“We, and many of our supporters, obviously see this as a British success story, especially as most headlines relating to religion nowadays are negative,” Scott said.

Institute for the Impact of Faith in Life
An Institute for the Impact of Faith in Life event in the United Kingdom. Credit: Institute for the Impact of Faith in Life.

Uncertain future

As with any startup, the young institute faces an uncertain future, Scott told JNS. “This is a pilot year, and we will see what the future holds,” he said. “We are keen to delve more in-depth about various faith communities, including British Jews, going forward.”

When it comes to British Jews, he and colleagues want to explore “the complexity of different types of Jewish identity,” Scott said. “The idea of an ethno-religion was, of course, familiar to the ancient Israelites and their neighbors, but in the modern West, it often confuses people.

“I think many non-Jewish people are confused about how Judaism is a faith but also a nation and ethnicity, which impacts their perception of what antisemitism is and is not, rightly or wrongly,” he added. “One may be a Jewish atheist for example, in the way that one cannot really be a Christian atheist. Although there are of course many people that profess affinity to this or that religion without necessarily believing in or observing all of its commandments.

“It would be fascinating to delve into those layers of identity, and how they might impact the outlook and lifestyle of different Jewish people in Britain,” Scott said.

Changing religious landscape

The institute’s launch comes amid stark religious change in the United Kingdom, which until recently was overwhelmingly Christian, Scott said.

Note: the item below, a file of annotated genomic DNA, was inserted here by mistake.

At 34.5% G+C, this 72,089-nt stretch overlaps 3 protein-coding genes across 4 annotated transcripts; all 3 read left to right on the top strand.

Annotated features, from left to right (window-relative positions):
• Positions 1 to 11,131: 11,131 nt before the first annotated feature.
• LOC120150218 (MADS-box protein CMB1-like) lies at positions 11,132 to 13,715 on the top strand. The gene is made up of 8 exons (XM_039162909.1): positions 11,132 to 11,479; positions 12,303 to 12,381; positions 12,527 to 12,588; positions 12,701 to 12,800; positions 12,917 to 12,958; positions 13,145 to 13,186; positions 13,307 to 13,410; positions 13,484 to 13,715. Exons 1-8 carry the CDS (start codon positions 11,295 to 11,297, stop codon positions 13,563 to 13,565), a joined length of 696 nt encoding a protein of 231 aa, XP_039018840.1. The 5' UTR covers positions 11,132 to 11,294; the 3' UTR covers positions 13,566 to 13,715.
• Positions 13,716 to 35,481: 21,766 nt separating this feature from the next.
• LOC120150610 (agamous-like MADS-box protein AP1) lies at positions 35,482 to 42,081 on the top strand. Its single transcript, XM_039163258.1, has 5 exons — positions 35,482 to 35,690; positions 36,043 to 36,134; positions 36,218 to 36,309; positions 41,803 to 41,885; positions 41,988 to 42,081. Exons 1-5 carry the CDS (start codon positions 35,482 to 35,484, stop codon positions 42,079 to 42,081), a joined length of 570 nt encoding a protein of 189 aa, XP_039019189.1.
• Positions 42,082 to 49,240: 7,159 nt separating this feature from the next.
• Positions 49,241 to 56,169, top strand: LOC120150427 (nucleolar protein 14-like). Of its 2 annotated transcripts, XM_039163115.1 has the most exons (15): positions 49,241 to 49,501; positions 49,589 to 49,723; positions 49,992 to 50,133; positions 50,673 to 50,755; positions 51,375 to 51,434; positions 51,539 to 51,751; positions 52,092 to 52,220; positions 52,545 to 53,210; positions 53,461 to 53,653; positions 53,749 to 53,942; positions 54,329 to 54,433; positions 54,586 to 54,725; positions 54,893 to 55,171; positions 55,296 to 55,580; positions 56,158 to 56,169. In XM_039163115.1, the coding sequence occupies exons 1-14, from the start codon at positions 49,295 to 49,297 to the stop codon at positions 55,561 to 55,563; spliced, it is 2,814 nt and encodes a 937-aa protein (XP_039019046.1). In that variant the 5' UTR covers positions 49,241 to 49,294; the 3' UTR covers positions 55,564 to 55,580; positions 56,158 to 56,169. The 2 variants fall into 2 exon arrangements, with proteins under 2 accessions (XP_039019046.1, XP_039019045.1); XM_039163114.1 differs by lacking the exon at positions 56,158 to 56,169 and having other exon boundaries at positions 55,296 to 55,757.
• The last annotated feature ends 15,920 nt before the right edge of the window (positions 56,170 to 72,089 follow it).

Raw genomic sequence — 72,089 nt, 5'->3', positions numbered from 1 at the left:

“Even in the 2001 census, approximately 74% of adults identified as such. This figure dropped below half for the first ever time in 2021,” he said. “These people are not vanishing. They are overwhelmingly becoming atheists, which over 40% of Brits now identify as.

“We believe that better understanding will lead to greater interfaith harmony and social cohesion,” Scott said. “It is often fashionable to bash religion, but it should be obvious that we have a lot to celebrate and respect.

“Most food banks in the UK are run by churches and other faith organizations,” he added, noting that the British education system is a legacy of medieval and early modern religious schools. He also said that there is data showing that students at religious schools outperform counterparts at secular ones. (Other studies suggest that is not the case.)

“This cannot be a complete coincidence,” he said. 

“Just as a fish does not think about the water it swims in, we in Britain do not always realize that religion is essential to our history and so many of our communities,” Scott said. “With secularism rising but minority religions on the rise, what will our future overarching values look like? Will it be better or worse, or simply different?”